Cable Tech

Analysts See Bumps in Tellabs Fiber Biz

Tellabs Inc. (Nasdaq: TLAB; Frankfurt: BTLA) could see sales of its fiber-to-the-curb (FTTC) equipment decline more quickly than expected as AT&T Inc. (NYSE: T) moves to deploy more fiber access equipment in the former BellSouth territories.

Tellabs has acted as the supplier of FTTC equipment for the BellSouth region since winning an RFP with the company in 2005. While that contract was supposed to last only a year, Tellabs has remained the de facto supplier of FTTC gear in the BellSouth regions ever since. (See Analysts See Tellabs Win at BellSouth, BellSouth Picks Tellabs, and Tellabs Secures BellSouth Biz.)

But the merger with AT&T could change the fiber access strategy of the carrier. While BellSouth ran FTTC throughout its footprint, AT&T deploys fiber-to-the-premises (FTTP) equipment in new housing developments. So analysts say it should come as no surprise that Tellabs would lose a cut of that business.

"It's logical that the same mandate would apply to the BellSouth regions, so Tellabs' fiber-to-the-curb business would be affected in those regions," says Jefferies & Company Inc. analyst George Notter.

In a research note issued Monday, Morgan Keegan & Company Inc. analyst Simon Leopold wrote: "We slightly reduced assumptions for Fiber to the Curb (FTTC) purchases for AT&T's BellSouth region and allowed the decline to continue into 2008. We imagine that the FTTC purchases could spike if AT&T makes a 'last buy' to stock-pile spares before capping deployment, but ultimately, we expect AT&T to shift to a Fiber to the Premises architecture for new home developments with gear from Alcatel-Lucent or Ericsson rather than FTTC."

AT&T picked Alcatel-Lucent (NYSE: ALU) and Ericsson AB (Nasdaq: ERIC) to be its gigabit passive optical networking (GPON) suppliers earlier this year. (See AT&T Picks GPON Partners and AT&T Picks GPON Players.)

But there's been some question as to the timing of those deployments. While most analysts do not believe AT&T will begin deploying FTTP gear until 2008, Leopold thinks Tellabs' sales could start to decline sooner.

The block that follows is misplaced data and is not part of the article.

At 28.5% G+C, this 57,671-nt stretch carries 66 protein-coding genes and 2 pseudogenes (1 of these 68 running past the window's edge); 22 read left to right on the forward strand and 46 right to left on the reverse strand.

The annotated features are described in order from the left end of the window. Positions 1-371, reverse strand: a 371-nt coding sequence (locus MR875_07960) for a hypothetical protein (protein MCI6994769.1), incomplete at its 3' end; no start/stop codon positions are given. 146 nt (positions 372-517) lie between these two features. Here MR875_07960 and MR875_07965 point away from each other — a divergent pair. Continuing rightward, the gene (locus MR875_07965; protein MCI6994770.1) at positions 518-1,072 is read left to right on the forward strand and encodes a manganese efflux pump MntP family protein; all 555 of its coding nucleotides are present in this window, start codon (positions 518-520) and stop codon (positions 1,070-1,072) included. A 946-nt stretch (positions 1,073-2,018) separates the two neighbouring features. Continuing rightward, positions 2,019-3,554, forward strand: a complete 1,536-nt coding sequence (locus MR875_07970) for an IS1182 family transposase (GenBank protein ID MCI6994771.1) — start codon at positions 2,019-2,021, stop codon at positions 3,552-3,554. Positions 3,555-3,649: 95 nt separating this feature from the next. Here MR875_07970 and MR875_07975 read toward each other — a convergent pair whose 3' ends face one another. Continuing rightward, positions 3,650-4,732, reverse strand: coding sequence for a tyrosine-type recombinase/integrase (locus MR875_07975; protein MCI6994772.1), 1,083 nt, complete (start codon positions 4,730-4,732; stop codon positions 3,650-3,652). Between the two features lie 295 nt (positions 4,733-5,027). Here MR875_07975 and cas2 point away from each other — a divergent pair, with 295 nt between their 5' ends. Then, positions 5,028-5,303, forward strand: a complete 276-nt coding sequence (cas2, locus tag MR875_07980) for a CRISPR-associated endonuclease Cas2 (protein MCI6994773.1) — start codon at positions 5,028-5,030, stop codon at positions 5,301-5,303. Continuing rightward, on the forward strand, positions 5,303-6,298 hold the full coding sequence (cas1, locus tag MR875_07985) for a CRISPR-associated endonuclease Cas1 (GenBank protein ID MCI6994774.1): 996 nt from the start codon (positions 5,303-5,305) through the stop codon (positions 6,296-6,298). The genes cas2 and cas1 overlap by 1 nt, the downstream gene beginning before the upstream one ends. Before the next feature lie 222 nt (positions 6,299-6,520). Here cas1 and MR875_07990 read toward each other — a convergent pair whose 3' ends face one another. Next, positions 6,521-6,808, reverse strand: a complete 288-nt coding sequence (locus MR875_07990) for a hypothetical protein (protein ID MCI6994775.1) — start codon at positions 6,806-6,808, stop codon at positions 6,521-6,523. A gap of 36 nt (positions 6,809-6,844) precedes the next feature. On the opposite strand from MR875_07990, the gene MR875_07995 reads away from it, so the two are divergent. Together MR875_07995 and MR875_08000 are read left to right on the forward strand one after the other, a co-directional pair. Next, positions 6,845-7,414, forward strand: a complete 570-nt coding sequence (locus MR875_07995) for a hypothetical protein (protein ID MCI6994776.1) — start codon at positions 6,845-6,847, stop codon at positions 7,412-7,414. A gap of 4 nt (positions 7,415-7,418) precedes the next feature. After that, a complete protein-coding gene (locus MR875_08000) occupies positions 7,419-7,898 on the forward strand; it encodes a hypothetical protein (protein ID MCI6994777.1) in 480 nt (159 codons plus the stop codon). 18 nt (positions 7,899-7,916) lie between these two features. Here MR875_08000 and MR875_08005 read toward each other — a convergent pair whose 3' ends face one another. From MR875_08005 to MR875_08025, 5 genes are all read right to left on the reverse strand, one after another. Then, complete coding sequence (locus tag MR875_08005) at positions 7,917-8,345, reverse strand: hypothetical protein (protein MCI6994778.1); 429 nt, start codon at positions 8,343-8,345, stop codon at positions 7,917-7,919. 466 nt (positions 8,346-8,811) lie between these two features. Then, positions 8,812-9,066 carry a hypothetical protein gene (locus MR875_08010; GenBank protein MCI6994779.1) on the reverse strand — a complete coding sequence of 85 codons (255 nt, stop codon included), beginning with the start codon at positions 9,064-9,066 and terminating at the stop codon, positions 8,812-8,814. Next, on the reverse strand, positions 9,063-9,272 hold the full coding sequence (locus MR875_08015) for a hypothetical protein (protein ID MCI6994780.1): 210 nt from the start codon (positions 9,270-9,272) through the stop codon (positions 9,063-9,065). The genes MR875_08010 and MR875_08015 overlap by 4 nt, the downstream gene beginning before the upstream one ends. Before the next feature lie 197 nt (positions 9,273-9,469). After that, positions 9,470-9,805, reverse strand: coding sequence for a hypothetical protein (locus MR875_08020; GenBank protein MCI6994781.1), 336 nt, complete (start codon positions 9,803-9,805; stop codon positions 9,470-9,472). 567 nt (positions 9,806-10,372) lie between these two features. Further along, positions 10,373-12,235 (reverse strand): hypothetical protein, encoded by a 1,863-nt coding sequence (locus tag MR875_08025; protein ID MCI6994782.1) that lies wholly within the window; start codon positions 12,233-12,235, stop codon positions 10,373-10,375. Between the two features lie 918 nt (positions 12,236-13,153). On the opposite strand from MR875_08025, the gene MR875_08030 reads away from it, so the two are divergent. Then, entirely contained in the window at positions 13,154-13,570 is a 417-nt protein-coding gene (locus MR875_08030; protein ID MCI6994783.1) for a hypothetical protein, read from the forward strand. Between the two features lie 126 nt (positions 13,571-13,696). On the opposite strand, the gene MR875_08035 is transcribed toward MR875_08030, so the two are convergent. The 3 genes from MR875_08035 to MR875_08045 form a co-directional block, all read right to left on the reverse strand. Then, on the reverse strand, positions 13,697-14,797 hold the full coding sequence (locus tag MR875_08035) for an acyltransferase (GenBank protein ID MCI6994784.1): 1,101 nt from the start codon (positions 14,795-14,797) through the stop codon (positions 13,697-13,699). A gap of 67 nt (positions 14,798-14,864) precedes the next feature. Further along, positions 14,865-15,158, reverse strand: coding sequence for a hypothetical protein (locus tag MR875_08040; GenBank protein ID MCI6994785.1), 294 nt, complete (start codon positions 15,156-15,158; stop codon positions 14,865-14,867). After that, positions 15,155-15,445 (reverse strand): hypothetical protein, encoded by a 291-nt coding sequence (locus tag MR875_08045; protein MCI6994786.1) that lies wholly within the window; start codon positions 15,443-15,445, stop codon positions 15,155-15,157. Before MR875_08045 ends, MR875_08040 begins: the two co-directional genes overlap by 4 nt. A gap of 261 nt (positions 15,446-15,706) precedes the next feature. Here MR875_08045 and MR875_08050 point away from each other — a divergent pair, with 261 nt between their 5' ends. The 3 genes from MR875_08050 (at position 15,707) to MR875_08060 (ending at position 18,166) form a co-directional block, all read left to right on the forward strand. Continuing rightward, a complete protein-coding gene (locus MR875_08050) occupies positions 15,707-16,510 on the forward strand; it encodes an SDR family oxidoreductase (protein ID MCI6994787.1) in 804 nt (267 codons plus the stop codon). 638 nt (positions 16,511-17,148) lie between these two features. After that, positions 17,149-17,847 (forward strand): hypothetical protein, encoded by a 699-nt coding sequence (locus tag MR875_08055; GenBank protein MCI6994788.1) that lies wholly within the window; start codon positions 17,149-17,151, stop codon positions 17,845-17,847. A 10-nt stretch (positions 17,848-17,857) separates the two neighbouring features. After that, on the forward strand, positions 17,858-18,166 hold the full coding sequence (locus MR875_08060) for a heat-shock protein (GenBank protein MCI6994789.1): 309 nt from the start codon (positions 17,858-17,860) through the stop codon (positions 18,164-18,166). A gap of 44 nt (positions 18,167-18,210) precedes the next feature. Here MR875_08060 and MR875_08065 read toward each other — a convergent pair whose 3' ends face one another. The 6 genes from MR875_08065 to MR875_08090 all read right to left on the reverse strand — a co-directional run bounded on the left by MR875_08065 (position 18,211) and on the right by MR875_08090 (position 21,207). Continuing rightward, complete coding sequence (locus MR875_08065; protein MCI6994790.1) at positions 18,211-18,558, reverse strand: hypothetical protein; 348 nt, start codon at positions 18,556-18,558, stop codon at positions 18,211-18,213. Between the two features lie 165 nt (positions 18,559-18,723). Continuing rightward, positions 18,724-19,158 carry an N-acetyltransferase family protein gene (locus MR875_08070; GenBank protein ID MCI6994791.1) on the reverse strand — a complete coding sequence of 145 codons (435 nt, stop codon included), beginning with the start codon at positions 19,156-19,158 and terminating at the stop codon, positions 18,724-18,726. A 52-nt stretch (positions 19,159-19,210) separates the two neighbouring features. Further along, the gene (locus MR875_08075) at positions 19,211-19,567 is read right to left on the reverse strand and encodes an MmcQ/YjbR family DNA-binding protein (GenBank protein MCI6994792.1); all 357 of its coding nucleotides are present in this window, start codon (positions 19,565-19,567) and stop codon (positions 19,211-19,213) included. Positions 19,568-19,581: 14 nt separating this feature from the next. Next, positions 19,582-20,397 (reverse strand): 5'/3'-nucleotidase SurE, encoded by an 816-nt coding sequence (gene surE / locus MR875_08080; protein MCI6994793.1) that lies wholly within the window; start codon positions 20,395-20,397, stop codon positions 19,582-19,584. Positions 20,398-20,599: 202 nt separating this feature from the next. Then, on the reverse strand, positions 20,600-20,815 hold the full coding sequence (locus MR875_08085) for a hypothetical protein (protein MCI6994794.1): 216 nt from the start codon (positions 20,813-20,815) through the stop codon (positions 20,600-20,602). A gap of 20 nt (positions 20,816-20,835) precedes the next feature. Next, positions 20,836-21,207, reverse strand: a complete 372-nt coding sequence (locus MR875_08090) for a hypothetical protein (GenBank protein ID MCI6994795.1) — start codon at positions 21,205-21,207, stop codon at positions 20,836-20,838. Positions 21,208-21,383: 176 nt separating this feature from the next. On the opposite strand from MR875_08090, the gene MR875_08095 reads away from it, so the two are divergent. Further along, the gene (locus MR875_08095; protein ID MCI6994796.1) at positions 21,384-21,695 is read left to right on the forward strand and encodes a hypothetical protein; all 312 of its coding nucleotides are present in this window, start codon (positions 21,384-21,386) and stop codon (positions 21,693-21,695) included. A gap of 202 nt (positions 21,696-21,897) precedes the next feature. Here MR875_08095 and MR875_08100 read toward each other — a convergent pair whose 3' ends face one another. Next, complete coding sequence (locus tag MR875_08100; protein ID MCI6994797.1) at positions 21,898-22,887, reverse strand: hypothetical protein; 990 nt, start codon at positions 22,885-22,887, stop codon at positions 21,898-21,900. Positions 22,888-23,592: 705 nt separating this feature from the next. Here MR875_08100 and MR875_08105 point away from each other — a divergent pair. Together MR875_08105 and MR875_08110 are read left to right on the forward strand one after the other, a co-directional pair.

"There is a more rapid migration toward the architectures that had been previously selected by AT&T," Leopold says. "My impression has been that [Tellabs] has had strong supporters from BellSouth employees, but the transition to FTTP is happening faster than we had imagined."

Analysts still see plenty of risk for the company as AT&T settles on its suppliers for the integrated company. UBS AG analyst Nikos Theodosopoulos says he doesn't believe it makes sense for AT&T to have three separate platforms for FTTC, FTTP, and fiber-to-the-node (FTTN) deployments.

In a research note issued after Tellabs' second-quarter earnings release, Theodosopoulos wrote, "We continue to look for confirmation from ATT on the preferred video architecture of choice for the BellSouth territories, and will continue to assess the potential impact once a decision is finalized. It is our expectation that ATT will choose to move towards a FTTN/FTTP architecture at BellSouth over time."

Though that would be a blow to Tellabs, it wouldn't necessarily mean losing AT&T as a customer. As Notter points out, the Tellabs 1150 supports FTTC, FTTP, and FTTN deployments.

— Ryan Lawler, Reporter, Light Reading

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